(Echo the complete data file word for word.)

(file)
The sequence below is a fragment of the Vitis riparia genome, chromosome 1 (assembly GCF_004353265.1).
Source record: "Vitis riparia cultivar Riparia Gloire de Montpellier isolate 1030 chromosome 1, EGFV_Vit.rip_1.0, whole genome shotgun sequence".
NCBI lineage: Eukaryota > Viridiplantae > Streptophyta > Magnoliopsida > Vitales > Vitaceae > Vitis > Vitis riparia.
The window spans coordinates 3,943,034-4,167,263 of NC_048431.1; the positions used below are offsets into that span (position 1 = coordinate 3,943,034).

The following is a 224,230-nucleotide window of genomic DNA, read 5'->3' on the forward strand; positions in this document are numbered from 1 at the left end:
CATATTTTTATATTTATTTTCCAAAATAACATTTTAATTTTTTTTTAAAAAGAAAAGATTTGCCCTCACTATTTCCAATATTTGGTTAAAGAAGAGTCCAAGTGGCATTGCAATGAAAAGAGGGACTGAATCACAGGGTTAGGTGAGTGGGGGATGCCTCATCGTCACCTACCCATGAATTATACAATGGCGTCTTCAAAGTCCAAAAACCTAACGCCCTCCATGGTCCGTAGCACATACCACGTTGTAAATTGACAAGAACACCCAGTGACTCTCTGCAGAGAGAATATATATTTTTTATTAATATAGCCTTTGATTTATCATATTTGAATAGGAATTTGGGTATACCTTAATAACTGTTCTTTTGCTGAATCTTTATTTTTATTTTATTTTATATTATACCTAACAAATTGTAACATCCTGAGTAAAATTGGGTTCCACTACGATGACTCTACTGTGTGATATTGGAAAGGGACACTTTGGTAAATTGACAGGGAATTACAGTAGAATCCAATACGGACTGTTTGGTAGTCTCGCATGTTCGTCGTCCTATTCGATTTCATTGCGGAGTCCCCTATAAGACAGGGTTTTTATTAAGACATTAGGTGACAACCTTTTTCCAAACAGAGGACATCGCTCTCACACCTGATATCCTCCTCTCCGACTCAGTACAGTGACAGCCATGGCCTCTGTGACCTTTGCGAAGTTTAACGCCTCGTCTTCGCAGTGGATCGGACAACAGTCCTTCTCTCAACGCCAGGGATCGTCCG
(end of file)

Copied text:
The sequence below is a fragment of the Vitis riparia genome, chromosome 1 (assembly GCF_004353265.1).
Source record: "Vitis riparia cultivar Riparia Gloire de Montpellier isolate 1030 chromosome 1, EGFV_Vit.rip_1.0, whole genome shotgun sequence".
NCBI lineage: Eukaryota > Viridiplantae > Streptophyta > Magnoliopsida > Vitales > Vitaceae > Vitis > Vitis riparia.
The window spans coordinates 3,943,034-4,167,263 of NC_048431.1; the positions used below are offsets into that span (position 1 = coordinate 3,943,034).

The following is a 224,230-nucleotide window of genomic DNA, read 5'->3' on the forward strand; positions in this document are numbered from 1 at the left end:
CATATTTTTATATTTATTTTCCAAAATAACATTTTAATTTTTTTTTAAAAAGAAAAGATTTGCCCTCACTATTTCCAATATTTGGTTAAAGAAGAGTCCAAGTGGCATTGCAATGAAAAGAGGGACTGAATCACAGGGTTAGGTGAGTGGGGGATGCCTCATCGTCACCTACCCATGAATTATACAATGGCGTCTTCAAAGTCCAAAAACCTAACGCCCTCCATGGTCCGTAGCACATACCACGTTGTAAATTGACAAGAACACCCAGTGACTCTCTGCAGAGAGAATATATATTTTTTATTAATATAGCCTTTGATTTATCATATTTGAATAGGAATTTGGGTATACCTTAATAACTGTTCTTTTGCTGAATCTTTATTTTTATTTTATTTTATATTATACCTAACAAATTGTAACATCCTGAGTAAAATTGGGTTCCACTACGATGACTCTACTGTGTGATATTGGAAAGGGACACTTTGGTAAATTGACAGGGAATTACAGTAGAATCCAATACGGACTGTTTGGTAGTCTCGCATGTTCGTCGTCCTATTCGATTTCATTGCGGAGTCCCCTATAAGACAGGGTTTTTATTAAGACATTAGGTGACAACCTTTTTCCAAACAGAGGACATCGCTCTCACACCTGATATCCTCCTCTCCGACTCAGTACAGTGACAGCCATGGCCTCTGTGACCTTTGCGAAGTTTAACGCCTCGTCTTCGCAGTGGATCGGACAACAGTCCTTCTCTCAACGCCAGGGATCGTCCG